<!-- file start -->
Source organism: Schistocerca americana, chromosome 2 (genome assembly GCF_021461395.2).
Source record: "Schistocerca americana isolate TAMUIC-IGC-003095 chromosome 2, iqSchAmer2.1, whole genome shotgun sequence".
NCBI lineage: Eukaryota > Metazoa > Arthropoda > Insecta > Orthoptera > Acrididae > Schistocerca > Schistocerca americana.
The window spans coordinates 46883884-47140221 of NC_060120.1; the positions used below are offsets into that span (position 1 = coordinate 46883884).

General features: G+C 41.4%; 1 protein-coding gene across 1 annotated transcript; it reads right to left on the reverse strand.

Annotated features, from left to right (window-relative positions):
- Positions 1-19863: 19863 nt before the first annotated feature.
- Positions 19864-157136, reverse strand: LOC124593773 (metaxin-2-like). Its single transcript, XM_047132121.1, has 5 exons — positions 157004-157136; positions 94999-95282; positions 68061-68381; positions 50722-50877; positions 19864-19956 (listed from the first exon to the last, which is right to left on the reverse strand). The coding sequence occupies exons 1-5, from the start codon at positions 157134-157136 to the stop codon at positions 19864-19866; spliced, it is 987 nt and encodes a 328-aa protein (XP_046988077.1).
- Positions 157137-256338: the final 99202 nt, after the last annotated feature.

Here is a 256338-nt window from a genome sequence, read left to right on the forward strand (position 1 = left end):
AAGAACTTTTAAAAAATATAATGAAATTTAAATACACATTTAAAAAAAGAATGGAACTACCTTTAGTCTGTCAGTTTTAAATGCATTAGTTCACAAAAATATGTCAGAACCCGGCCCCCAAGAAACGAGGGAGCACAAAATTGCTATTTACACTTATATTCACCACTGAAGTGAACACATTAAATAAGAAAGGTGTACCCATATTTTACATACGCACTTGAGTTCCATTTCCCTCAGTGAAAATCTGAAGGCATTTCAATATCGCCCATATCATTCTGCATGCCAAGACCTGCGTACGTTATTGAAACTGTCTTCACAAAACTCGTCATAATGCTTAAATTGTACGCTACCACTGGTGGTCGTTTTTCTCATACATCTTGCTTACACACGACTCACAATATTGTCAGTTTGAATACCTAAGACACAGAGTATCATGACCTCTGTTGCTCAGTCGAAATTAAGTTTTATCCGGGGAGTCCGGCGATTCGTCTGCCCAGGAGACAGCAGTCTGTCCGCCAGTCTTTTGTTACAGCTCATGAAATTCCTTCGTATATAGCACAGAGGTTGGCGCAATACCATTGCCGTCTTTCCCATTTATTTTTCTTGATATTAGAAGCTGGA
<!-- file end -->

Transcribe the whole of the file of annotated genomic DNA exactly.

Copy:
Source organism: Schistocerca americana, chromosome 2 (genome assembly GCF_021461395.2).
Source record: "Schistocerca americana isolate TAMUIC-IGC-003095 chromosome 2, iqSchAmer2.1, whole genome shotgun sequence".
NCBI lineage: Eukaryota > Metazoa > Arthropoda > Insecta > Orthoptera > Acrididae > Schistocerca > Schistocerca americana.
The window spans coordinates 46883884-47140221 of NC_060120.1; the positions used below are offsets into that span (position 1 = coordinate 46883884).

General features: G+C 41.4%; 1 protein-coding gene across 1 annotated transcript; it reads right to left on the reverse strand.

Annotated features, from left to right (window-relative positions):
- Positions 1-19863: 19863 nt before the first annotated feature.
- Positions 19864-157136, reverse strand: LOC124593773 (metaxin-2-like). Its single transcript, XM_047132121.1, has 5 exons — positions 157004-157136; positions 94999-95282; positions 68061-68381; positions 50722-50877; positions 19864-19956 (listed from the first exon to the last, which is right to left on the reverse strand). The coding sequence occupies exons 1-5, from the start codon at positions 157134-157136 to the stop codon at positions 19864-19866; spliced, it is 987 nt and encodes a 328-aa protein (XP_046988077.1).
- Positions 157137-256338: the final 99202 nt, after the last annotated feature.

Here is a 256338-nt window from a genome sequence, read left to right on the forward strand (position 1 = left end):
AAGAACTTTTAAAAAATATAATGAAATTTAAATACACATTTAAAAAAAGAATGGAACTACCTTTAGTCTGTCAGTTTTAAATGCATTAGTTCACAAAAATATGTCAGAACCCGGCCCCCAAGAAACGAGGGAGCACAAAATTGCTATTTACACTTATATTCACCACTGAAGTGAACACATTAAATAAGAAAGGTGTACCCATATTTTACATACGCACTTGAGTTCCATTTCCCTCAGTGAAAATCTGAAGGCATTTCAATATCGCCCATATCATTCTGCATGCCAAGACCTGCGTACGTTATTGAAACTGTCTTCACAAAACTCGTCATAATGCTTAAATTGTACGCTACCACTGGTGGTCGTTTTTCTCATACATCTTGCTTACACACGACTCACAATATTGTCAGTTTGAATACCTAAGACACAGAGTATCATGACCTCTGTTGCTCAGTCGAAATTAAGTTTTATCCGGGGAGTCCGGCGATTCGTCTGCCCAGGAGACAGCAGTCTGTCCGCCAGTCTTTTGTTACAGCTCATGAAATTCCTTCGTATATAGCACAGAGGTTGGCGCAATACCATTGCCGTCTTTCCCATTTATTTTTCTTGATATTAGAAGCTGGA